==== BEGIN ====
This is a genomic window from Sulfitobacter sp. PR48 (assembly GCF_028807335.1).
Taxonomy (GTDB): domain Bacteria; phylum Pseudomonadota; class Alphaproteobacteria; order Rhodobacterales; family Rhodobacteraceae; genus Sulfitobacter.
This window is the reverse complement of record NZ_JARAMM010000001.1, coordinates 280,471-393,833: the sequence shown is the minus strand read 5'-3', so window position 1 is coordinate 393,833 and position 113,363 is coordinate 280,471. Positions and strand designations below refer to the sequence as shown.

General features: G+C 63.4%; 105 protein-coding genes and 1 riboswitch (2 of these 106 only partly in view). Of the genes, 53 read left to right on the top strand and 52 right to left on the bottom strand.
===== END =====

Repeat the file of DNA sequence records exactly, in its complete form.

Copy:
This is a genomic window from Sulfitobacter sp. PR48 (assembly GCF_028807335.1).
Taxonomy (GTDB): domain Bacteria; phylum Pseudomonadota; class Alphaproteobacteria; order Rhodobacterales; family Rhodobacteraceae; genus Sulfitobacter.
This window is the reverse complement of record NZ_JARAMM010000001.1, coordinates 280,471-393,833: the sequence shown is the minus strand read 5'-3', so window position 1 is coordinate 393,833 and position 113,363 is coordinate 280,471. Positions and strand designations below refer to the sequence as shown.

General features: G+C 63.4%; 105 protein-coding genes and 1 riboswitch (2 of these 106 only partly in view). Of the genes, 53 read left to right on the top strand and 52 right to left on the bottom strand.